How to Make Sure Your Word Study Sticks

Word Study That Sticks: Best Practices K-6
By Pamela Koutrakos
(Corwin Literacy, 2018 – Learn more)

Reviewed by Pam Hamilton

Words are a gateway to sharing our voices. Words allow us to be heard and allow us to listen to and, perhaps, better understand others. Through words, our stances and choices become clear. Through words, we have the chance to come together, even when we have distinct beliefs and philosophies. To this end, there is a clear and compelling need for systematic, thoughtful word study instruction.”

Pamela Koutrakos has filled that need and provided us with a full-color book of “systematic, thoughtful word study instruction.” She is a former classroom teacher and currently provides professional learning in literacy as a member of the Gravity Goldberg, LLC team.

Koutrakos starts out Chapter One by admitting that there are a lot of books out there about word study. So why choose this one? Well, she says that the “key to successful word study is to keep it about playfulness and peer interaction,” and this book will show us how to do that.

I think she’s done it!

In the introduction, Koutrakos describes the resources included in the book, such as personalized and differentiated instruction, developmentally appropriate routines, and instruction in all aspects of word study. She also includes practical ideas for you to include word study into different parts of your day (to achieve more transfer of student learning), an easy-to-implement approach, and built-in professional development.

Flexible possibilities

Another great tool in the introduction is the “How to Use This Book With Other Programs or as Your Sole Resource” section. So, whether you currently have a word study program in place but think there’s something missing – or you’re making it up as you go – this book is for you!

One thing we need to get out of the way is – what is word study? I’ve noticed sometimes teachers just replace “spelling” with “word study” because (maybe?) it sounds more “balanced literacy-like”??

Obviously, it’s the study of words. But it’s the “study of words in all kinds of ways…sounds, letters, and spelling patterns.” And it’s also “thinking about meaning, connections, connotation, usage, and the impact of words.” Koutrakos points out that a well-rounded approach to word study incorporates phonemic awareness, phonics, spelling, and vocabulary, and she focuses on how to start up and step up all of these important parts.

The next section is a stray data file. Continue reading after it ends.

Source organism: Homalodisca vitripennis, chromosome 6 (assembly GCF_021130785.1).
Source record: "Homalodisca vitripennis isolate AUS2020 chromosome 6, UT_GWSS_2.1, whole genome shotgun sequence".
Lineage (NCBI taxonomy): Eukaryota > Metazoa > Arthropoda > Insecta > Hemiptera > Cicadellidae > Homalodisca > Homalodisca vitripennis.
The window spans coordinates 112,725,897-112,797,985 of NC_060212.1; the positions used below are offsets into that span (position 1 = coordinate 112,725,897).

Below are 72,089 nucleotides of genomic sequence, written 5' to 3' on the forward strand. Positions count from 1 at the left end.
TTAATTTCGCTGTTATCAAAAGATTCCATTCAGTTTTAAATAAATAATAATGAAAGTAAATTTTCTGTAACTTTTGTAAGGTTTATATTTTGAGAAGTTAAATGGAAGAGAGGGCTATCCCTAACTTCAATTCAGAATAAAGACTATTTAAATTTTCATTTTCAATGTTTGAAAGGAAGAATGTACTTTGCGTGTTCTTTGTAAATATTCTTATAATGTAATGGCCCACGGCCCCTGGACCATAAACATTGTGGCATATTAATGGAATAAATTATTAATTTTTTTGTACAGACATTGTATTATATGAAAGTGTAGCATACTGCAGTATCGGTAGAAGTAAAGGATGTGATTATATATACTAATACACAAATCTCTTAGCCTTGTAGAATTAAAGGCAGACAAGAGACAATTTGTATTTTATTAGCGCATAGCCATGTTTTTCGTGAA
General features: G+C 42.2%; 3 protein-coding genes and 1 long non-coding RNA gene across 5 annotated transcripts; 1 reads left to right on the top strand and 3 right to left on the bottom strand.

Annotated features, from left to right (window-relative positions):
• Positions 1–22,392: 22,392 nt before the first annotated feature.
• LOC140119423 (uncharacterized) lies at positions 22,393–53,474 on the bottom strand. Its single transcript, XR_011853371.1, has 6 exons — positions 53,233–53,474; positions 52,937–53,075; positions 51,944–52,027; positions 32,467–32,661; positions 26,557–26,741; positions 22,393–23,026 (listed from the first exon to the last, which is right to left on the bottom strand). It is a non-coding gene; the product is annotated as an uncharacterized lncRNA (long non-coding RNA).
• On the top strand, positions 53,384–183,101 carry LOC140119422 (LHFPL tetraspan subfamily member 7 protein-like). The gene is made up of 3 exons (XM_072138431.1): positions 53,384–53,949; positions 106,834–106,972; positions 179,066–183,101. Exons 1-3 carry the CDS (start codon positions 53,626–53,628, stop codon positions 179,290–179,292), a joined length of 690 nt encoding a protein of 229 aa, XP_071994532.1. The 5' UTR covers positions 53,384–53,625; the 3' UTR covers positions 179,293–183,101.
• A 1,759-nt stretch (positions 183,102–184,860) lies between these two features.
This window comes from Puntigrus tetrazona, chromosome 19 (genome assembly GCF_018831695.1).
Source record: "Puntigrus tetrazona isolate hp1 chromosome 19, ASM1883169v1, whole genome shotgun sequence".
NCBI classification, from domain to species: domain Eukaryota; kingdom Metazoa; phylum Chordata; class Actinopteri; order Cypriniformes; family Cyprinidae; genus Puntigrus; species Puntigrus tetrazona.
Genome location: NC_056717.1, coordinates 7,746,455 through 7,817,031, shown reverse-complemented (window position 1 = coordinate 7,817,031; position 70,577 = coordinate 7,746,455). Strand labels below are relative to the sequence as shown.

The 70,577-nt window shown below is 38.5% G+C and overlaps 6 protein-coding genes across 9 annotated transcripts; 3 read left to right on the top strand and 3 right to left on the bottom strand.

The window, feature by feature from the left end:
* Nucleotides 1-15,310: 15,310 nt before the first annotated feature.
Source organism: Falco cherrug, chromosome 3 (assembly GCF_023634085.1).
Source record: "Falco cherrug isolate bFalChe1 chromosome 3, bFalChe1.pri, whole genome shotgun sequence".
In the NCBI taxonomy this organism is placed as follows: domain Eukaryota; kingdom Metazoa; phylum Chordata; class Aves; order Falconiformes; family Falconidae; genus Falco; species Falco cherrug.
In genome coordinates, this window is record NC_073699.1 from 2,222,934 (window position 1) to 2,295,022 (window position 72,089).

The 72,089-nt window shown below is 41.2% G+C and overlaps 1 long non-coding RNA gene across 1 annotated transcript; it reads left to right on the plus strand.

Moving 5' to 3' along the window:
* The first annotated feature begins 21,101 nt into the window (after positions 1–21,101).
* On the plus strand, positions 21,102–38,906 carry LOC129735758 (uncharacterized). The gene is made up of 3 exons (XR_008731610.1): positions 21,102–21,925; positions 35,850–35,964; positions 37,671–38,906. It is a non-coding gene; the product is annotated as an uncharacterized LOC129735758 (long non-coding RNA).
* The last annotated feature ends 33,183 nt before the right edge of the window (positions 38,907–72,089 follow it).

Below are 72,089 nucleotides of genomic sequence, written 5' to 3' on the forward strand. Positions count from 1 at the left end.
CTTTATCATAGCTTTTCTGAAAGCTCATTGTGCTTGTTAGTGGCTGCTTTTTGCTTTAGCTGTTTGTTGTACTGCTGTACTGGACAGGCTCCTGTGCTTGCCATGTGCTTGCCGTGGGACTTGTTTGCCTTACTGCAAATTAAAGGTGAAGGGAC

The ultimate goal of any word study program is for students to increase their knowledge of how words work—to develop a knowledge of spelling patterns and be able to apply those patterns to new words, and to develop a knowledge of word meanings and how meaning impacts that word knowledge.

You can pick the part that suits your current need

This book is written in three parts. You may decide to start at the beginning and read it cover to cover. However, it’s written so that you can choose the part you need and focus there, if you so desire.

Koutrakos highlights each of the three parts in the introduction, so you can familiarize yourself with the structure and format before you begin. She also previews the features of the book, such as the “Inviting Inquiry” feature which lists questions and prompts (in language you can use) to promote student curiosity and discovery around words.

There’s a chapter on finding the time and resources to get started, and one on launching your word study. This one has 10 lessons plus a bonus lesson all ready for you to launch your word study program! Chapter Four is about assessment. This isn’t just the old “end-of-the-unit”-type assessment, but authentic self-assessment and reflection, turning noticings into teachings, and student choice. There are ready-made lessons that will help you see where your students are and make decisions for next steps.

Lessons to fit across content areas

Chapters Six and Seven have more ready-to-go lessons for student practice and support, as well as all of the added features mentioned above. Chapter Eight is about “Releasing Responsibility,” so the lessons in this chapter focus on goal setting and reflection.

Chapters Nine and Ten assist you in seeing how word study fits into every part of your day, such as shared reading, shared writing, math, science, and social studies; it’s not just a small part of study before you move on to something else!

The appendices at the back have book titles of word-rich books, quotes about words, and sample checklists. She also provides several sample schedules so you can see how word study centers can fit into your already jam-packed day!

Online printable and reproducible resources are available at resources.corwin.com/wordstudythatsticks. If you’re on Twitter, you can follow Koutrakos @PamKou. She recently had a Twitter chat about word study. You can look it up at #rrchat.

If I had to choose one word to describe this book about words, I’d choose “fabulous”! It’s also practical, teacher-friendly, and colorful. Get your copy today!

Pam Hamilton is an intermediate literacy coach at Middlebury Community Schools in Middlebury, Indiana. She loves being able to support teachers in their literacy teaching and learning!

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